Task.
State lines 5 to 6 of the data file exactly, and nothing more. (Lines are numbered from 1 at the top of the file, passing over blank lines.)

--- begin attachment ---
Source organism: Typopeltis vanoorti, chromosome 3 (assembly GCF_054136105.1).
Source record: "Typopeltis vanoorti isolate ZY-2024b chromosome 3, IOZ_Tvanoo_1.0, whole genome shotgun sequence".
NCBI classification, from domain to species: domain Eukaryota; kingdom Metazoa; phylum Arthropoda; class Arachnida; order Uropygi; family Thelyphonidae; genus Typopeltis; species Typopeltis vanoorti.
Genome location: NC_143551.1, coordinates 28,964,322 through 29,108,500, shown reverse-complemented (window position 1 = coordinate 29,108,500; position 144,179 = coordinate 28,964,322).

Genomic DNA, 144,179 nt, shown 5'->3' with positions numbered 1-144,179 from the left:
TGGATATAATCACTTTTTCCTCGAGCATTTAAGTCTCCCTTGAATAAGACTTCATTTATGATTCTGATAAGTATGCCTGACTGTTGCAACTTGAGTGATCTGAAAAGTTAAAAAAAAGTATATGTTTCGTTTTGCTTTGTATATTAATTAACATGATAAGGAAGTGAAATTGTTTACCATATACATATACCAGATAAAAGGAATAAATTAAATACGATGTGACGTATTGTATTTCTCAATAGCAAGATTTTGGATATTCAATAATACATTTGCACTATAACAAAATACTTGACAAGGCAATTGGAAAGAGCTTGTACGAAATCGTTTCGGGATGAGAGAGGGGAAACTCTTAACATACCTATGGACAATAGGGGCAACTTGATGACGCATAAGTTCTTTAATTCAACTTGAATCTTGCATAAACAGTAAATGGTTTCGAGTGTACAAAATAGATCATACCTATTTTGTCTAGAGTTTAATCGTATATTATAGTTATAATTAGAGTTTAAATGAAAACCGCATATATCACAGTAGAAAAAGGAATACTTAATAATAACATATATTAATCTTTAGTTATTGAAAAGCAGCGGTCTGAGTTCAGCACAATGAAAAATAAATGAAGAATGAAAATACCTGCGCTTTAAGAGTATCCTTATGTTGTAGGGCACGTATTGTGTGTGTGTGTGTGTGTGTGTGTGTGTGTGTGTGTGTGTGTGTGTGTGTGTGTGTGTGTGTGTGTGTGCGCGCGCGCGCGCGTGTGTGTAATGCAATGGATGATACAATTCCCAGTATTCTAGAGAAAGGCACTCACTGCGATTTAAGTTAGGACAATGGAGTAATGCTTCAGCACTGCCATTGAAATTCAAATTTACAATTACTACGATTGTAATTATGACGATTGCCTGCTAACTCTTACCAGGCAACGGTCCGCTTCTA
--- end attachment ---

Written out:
Genomic DNA, 144,179 nt, shown 5'->3' with positions numbered 1-144,179 from the left:
TGGATATAATCACTTTTTCCTCGAGCATTTAAGTCTCCCTTGAATAAGACTTCATTTATGATTCTGATAAGTATGCCTGACTGTTGCAACTTGAGTGATCTGAAAAGTTAAAAAAAAGTATATGTTTCGTTTTGCTTTGTATATTAATTAACATGATAAGGAAGTGAAATTGTTTACCATATACATATACCAGATAAAAGGAATAAATTAAATACGATGTGACGTATTGTATTTCTCAATAGCAAGATTTTGGATATTCAATAATACATTTGCACTATAACAAAATACTTGACAAGGCAATTGGAAAGAGCTTGTACGAAATCGTTTCGGGATGAGAGAGGGGAAACTCTTAACATACCTATGGACAATAGGGGCAACTTGATGACGCATAAGTTCTTTAATTCAACTTGAATCTTGCATAAACAGTAAATGGTTTCGAGTGTACAAAATAGATCATACCTATTTTGTCTAGAGTTTAATCGTATATTATAGTTATAATTAGAGTTTAAATGAAAACCGCATATATCACAGTAGAAAAAGGAATACTTAATAATAACATATATTAATCTTTAGTTATTGAAAAGCAGCGGTCTGAGTTCAGCACAATGAAAAATAAATGAAGAATGAAAATACCTGCGCTTTAAGAGTATCCTTATGTTGTAGGGCACGTATTGTGTGTGTGTGTGTGTGTGTGTGTGTGTGTGTGTGTGTGTGTGTGTGTGTGTGTGTGTGTGTGTGTGTGCGCGCGCGCGCGCGTGTGTGTAATGCAATGGATGATACAATTCCCAGTATTCTAGAGAAAGGCACTCACTGCGATTTAAGTTAGGACAATGGAGTAATGCTTCAGCACTGCCATTGAAATTCAAATTTACAATTACTACGATTGTAATTATGACGATTGCCTGCTAACTCTTACCAGGCAACGGTCCGCTTCTA